in the chief cities of ths East at some
central, store, which would do nothing
but handle prunes for the consumer, and
which would be In charge of some as
sociation agent or member. , .
',".; -.JPoweg of the Grocer.
"The power of the retail grocers' or
ganisation in the East is not going to
be Injured by visiting prune men who
Lgi ve away a few boxes and then go
home to wait for orders," said a Boise,
Idaho, grower. 'The meat combine has
everything its. own way, the retail
butcher keeps up his prices regardless
of a decreased wholesale price, and the
grocer is not far behind. It is a pow
erful organisation, and we will need our
best business ability to cope with It
I favor a generous advertising fund;
I also favor putting up our fruit in
small, attractive packages, snd believe
that by establlsmng stores In ths East
to handle our prunes alone, ws csn make
some headway against ths wave . of
trouble that seems to have almost en
. Bow to Collect the levy.
Discussion then turned on the method
of collecting this 1 per cent of 'the 190S
crop from prune .men of the North
west : , . . ,
"Those that have not sold don't know
what their crop is ' worth, snd those
that have' sold don't care about adver
tising this year." This suggestions was
offered by a Washington man.- It was
stated by several that an average price
of i cents would probably be -a just
basts, and the Washington man re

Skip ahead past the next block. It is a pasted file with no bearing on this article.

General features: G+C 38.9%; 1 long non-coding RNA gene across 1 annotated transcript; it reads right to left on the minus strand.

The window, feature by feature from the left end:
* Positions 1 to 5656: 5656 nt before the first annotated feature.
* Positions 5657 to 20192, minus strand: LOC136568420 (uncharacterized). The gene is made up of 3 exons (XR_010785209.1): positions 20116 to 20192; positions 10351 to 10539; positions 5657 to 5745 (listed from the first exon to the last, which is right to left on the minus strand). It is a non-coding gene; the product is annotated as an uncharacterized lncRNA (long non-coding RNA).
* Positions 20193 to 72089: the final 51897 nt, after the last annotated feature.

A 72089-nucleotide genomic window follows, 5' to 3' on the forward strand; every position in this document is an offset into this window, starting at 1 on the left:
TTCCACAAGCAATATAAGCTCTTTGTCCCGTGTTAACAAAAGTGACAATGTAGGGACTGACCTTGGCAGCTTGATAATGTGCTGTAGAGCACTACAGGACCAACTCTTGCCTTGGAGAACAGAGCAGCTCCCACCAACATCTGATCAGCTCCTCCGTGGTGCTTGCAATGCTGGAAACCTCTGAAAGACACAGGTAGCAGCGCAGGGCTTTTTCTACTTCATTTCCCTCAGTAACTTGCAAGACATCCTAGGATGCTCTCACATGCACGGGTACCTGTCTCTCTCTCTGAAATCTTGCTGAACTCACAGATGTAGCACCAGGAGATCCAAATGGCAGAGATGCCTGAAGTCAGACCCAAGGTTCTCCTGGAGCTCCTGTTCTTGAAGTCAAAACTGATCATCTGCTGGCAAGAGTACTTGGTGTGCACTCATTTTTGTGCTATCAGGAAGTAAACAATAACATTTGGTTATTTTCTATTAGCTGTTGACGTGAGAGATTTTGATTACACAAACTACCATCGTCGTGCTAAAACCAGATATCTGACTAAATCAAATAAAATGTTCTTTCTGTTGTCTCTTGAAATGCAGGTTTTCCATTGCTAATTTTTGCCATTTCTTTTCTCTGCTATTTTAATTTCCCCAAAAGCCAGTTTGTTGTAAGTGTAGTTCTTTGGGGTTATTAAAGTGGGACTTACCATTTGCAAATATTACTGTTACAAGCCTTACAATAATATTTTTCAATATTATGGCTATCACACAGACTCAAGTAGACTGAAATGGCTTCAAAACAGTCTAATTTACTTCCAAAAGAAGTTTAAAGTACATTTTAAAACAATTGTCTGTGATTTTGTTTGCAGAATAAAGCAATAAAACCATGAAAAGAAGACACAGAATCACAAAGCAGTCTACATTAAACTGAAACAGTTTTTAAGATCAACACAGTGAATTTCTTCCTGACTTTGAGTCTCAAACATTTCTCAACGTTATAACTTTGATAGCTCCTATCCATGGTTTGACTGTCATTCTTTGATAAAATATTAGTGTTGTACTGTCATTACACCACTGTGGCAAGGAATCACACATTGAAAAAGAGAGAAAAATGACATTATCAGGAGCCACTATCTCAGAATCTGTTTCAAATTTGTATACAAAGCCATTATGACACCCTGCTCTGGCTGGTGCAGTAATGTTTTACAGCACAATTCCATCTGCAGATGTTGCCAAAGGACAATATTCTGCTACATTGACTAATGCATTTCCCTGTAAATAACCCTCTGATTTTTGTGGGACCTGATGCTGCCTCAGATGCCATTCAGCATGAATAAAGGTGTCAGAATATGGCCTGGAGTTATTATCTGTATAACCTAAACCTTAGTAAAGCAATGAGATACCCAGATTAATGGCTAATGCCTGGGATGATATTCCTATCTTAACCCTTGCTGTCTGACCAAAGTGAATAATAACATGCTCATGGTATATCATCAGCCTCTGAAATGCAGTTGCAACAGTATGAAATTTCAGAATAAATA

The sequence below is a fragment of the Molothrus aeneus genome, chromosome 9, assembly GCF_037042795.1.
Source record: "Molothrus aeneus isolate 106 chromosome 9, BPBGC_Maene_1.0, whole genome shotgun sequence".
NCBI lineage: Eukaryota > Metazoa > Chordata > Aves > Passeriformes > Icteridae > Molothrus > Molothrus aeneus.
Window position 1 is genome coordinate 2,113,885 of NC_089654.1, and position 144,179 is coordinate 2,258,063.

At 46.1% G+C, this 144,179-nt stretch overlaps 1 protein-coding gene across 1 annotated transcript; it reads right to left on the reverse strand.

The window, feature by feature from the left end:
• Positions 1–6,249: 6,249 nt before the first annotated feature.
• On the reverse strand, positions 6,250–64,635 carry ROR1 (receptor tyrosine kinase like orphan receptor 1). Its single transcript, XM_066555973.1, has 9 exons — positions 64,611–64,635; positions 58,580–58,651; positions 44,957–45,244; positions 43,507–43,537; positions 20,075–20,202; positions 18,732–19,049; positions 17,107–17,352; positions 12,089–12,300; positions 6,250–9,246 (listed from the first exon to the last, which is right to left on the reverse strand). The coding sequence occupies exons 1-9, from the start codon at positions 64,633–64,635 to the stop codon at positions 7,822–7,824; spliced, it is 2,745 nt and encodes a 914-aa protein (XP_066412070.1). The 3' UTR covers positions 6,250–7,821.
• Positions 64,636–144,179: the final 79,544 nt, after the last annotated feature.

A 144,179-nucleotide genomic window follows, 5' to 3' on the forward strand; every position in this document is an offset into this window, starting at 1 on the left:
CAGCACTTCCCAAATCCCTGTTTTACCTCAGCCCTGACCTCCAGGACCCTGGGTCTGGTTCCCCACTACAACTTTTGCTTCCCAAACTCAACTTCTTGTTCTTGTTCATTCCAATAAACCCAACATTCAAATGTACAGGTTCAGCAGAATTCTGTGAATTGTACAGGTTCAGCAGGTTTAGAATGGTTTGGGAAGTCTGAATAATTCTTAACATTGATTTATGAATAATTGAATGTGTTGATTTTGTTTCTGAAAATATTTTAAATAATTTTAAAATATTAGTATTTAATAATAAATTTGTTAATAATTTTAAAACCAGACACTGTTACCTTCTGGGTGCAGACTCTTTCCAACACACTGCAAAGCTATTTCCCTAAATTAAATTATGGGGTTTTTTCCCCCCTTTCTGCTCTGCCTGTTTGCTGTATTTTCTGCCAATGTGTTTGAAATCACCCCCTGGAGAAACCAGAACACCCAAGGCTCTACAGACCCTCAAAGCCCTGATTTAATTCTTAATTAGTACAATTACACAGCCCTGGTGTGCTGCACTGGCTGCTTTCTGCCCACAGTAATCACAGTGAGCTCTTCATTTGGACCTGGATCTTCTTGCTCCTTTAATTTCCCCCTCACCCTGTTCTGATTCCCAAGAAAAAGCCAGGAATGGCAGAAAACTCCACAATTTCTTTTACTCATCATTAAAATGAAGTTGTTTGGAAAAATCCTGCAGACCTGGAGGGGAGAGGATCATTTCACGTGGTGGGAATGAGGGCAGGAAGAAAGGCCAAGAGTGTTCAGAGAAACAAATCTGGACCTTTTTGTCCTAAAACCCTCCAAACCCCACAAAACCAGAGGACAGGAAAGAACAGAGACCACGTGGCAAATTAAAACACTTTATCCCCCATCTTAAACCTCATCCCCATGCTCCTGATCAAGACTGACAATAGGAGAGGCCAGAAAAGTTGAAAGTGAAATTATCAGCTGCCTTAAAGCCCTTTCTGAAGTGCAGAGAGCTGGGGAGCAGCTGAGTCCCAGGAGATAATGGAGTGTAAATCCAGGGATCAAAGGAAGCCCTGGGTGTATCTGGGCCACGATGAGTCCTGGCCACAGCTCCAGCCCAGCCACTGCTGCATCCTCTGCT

marked thaA if there was any prospect
of his getting 3 Mi cents he would donate
3 per cent to any sort of a fund they
might bring on.
Somstblntr Must be Bone.
"We must do something,", said the
chairman, "At Salem we are In touch
with the California situation and hear
they are holding out for 8 cents, and
that they regard the market as strong.
I believe that if the prune men of the
Northwest make a stand here the- price
of prunes will Jump at least 1 cent in
a week or 10 days. The trouble Is some
one has been cutting the price, and their
own and every one's else throat. , We are
all ready to deliver a shipment of 40's
to a New Tork house at 8 ft cents when
ws received word from the firm that
someone on the coast had too many
prunes and had let go of their fruit
for lit cents. This sort of thing has
got to stop if any of us make a living
out of prunes." .
The Knle May Kick.
Japan and Russia are placing big or
ders for- flour and meat in this country,
and the Missouri mule feels justified in
getting ready, for a sea voymre.
Mrs. Winslow's Soothing Syrup
nsa been used for ever SIXTY YBARB by MIL
LIONS of MOTHERS for their CHILDREN
while TEETHING, with PERFECT 6UCCES3,
It SOOTHES (be CHILD, SOFTENS the GUMS,
ALLAYS all PAJMj CURBS WIND COLIC and
to the best remedy for DIA&RHCEA. Bold by
Druggists to every part of the world.' . Be sure
snd ssk for "Mrs. Winslow's Soothlbg Syrup,
sad take so other kind. Twenty-five eta, sbottla.
This well-known house will
make, during January, a
Ul J u
This Is a genuine slaughter; of goods and
will continue during this month only.